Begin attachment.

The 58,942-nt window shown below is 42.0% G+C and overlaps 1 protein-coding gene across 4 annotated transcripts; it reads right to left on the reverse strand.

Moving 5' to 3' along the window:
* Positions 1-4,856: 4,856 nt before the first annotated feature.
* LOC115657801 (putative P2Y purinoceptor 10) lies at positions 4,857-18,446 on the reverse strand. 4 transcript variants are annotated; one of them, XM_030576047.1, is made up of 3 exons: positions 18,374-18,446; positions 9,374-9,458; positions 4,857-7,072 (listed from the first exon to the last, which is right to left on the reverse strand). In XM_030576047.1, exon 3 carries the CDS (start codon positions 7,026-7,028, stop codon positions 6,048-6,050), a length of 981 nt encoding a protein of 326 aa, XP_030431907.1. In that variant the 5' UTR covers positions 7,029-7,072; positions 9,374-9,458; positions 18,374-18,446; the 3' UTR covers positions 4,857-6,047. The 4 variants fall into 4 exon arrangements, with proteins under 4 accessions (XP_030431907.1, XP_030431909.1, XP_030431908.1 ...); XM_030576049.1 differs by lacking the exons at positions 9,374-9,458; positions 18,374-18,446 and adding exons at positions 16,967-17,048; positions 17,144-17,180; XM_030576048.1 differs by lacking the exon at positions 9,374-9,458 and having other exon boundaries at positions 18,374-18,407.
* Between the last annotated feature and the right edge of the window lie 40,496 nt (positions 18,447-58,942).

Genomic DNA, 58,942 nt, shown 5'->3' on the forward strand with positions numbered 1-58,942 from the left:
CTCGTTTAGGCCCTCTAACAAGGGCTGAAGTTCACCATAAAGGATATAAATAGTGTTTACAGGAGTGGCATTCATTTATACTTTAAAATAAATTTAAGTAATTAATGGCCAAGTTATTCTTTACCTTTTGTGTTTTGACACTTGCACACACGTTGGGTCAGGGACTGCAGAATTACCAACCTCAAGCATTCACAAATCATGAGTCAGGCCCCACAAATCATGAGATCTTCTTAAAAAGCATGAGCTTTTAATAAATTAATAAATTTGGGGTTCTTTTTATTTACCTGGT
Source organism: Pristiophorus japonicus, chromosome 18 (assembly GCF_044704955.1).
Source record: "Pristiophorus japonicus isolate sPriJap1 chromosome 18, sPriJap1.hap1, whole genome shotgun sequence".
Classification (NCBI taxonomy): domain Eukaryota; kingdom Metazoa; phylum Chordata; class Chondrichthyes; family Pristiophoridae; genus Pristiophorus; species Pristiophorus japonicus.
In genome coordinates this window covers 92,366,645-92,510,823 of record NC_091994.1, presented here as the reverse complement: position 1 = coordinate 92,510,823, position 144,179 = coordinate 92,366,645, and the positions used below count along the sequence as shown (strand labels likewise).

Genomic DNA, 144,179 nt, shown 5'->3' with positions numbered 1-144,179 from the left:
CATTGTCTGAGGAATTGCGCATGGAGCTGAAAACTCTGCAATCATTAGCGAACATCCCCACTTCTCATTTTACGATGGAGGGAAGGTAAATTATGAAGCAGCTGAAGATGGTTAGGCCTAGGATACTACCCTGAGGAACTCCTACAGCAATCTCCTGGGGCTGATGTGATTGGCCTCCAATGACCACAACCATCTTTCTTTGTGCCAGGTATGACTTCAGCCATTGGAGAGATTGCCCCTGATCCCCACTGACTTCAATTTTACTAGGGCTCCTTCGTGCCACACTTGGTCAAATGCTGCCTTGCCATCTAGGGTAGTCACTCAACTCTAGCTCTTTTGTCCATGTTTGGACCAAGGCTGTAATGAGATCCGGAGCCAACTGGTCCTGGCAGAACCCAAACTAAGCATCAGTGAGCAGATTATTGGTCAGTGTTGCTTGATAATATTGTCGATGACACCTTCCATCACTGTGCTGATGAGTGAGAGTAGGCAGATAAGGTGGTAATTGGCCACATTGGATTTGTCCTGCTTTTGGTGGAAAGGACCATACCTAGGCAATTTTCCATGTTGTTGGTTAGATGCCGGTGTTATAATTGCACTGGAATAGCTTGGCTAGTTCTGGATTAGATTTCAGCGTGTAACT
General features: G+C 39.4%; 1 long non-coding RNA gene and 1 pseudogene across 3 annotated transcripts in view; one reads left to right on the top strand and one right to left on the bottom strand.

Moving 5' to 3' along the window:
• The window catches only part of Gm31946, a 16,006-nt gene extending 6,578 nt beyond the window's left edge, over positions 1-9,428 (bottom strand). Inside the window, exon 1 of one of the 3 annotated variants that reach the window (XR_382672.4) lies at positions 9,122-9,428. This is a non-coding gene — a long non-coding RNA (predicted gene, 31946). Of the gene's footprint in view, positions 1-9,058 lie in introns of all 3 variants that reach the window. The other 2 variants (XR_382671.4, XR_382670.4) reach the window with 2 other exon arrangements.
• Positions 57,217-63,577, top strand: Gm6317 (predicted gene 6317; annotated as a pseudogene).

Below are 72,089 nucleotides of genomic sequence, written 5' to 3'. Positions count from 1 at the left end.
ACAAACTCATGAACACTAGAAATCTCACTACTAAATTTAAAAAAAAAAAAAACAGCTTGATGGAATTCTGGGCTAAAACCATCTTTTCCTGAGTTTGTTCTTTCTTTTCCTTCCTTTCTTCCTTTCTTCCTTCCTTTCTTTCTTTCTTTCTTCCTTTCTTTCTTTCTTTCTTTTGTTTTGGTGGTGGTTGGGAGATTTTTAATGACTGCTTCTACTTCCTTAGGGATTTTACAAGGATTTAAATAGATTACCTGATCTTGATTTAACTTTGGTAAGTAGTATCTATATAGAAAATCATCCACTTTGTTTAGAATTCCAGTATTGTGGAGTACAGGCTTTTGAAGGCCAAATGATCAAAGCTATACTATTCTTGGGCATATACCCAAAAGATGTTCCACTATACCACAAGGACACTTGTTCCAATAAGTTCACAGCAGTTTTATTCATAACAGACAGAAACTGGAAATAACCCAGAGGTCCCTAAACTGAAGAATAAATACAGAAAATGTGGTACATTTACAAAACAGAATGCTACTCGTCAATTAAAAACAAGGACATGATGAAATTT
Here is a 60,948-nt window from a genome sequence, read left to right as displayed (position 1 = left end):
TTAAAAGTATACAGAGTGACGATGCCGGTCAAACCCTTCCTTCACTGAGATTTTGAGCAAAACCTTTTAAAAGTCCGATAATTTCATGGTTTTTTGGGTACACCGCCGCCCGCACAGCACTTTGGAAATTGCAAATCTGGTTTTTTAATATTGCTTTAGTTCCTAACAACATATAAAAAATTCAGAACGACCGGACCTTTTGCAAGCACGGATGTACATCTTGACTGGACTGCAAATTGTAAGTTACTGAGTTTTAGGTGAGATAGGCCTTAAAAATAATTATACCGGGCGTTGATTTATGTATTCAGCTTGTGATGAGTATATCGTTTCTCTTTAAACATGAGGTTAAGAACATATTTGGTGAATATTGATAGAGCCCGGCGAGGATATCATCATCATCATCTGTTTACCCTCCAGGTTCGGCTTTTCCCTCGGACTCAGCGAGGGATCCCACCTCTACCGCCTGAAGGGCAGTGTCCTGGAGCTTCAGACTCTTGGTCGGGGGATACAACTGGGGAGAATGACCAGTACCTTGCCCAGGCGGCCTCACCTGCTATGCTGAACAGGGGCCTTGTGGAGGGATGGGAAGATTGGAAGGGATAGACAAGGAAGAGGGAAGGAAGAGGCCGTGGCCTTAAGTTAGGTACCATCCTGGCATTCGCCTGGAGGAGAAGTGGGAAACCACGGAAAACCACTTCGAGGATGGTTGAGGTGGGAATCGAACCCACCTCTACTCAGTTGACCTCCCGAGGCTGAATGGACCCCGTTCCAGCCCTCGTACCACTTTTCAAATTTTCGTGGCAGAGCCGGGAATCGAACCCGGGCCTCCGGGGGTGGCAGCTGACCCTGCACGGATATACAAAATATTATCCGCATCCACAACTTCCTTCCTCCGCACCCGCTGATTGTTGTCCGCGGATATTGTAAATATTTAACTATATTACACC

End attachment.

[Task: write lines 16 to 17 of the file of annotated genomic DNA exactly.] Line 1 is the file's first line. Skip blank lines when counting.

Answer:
• The window catches only part of Gm31946, a 16,006-nt gene extending 6,578 nt beyond the window's left edge, over positions 1-9,428 (bottom strand). Inside the window, exon 1 of one of the 3 annotated variants that reach the window (XR_382672.4) lies at positions 9,122-9,428. This is a non-coding gene — a long non-coding RNA (predicted gene, 31946). Of the gene's footprint in view, positions 1-9,058 lie in introns of all 3 variants that reach the window. The other 2 variants (XR_382671.4, XR_382670.4) reach the window with 2 other exon arrangements.
• Positions 57,217-63,577, top strand: Gm6317 (predicted gene 6317; annotated as a pseudogene).